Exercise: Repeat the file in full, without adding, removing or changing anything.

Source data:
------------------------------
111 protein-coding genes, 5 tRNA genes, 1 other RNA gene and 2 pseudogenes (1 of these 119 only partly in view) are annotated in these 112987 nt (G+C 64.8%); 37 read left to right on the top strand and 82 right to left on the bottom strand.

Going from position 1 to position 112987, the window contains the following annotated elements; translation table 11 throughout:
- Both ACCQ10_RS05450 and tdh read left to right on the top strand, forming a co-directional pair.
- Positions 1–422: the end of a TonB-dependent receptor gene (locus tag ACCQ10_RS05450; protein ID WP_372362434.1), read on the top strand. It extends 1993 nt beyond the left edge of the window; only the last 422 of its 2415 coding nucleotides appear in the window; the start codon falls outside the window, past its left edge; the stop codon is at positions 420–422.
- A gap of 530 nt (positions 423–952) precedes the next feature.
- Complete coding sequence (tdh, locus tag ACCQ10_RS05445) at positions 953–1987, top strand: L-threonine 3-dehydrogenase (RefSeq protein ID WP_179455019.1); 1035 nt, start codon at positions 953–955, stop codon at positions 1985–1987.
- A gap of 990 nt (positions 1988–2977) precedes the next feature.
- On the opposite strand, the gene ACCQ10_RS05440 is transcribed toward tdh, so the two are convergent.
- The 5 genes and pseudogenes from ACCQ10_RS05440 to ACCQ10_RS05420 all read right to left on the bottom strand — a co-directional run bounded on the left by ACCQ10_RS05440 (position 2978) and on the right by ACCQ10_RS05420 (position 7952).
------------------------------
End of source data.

111 protein-coding genes, 5 tRNA genes, 1 other RNA gene and 2 pseudogenes (1 of these 119 only partly in view) are annotated in these 112987 nt (G+C 64.8%); 37 read left to right on the top strand and 82 right to left on the bottom strand.

Going from position 1 to position 112987, the window contains the following annotated elements; translation table 11 throughout:
- Both ACCQ10_RS05450 and tdh read left to right on the top strand, forming a co-directional pair.
- Positions 1–422: the end of a TonB-dependent receptor gene (locus tag ACCQ10_RS05450; protein ID WP_372362434.1), read on the top strand. It extends 1993 nt beyond the left edge of the window; only the last 422 of its 2415 coding nucleotides appear in the window; the start codon falls outside the window, past its left edge; the stop codon is at positions 420–422.
- A gap of 530 nt (positions 423–952) precedes the next feature.
- Complete coding sequence (tdh, locus tag ACCQ10_RS05445) at positions 953–1987, top strand: L-threonine 3-dehydrogenase (RefSeq protein ID WP_179455019.1); 1035 nt, start codon at positions 953–955, stop codon at positions 1985–1987.
- A gap of 990 nt (positions 1988–2977) precedes the next feature.
- On the opposite strand, the gene ACCQ10_RS05440 is transcribed toward tdh, so the two are convergent.
- The 5 genes and pseudogenes from ACCQ10_RS05440 to ACCQ10_RS05420 all read right to left on the bottom strand — a co-directional run bounded on the left by ACCQ10_RS05440 (position 2978) and on the right by ACCQ10_RS05420 (position 7952).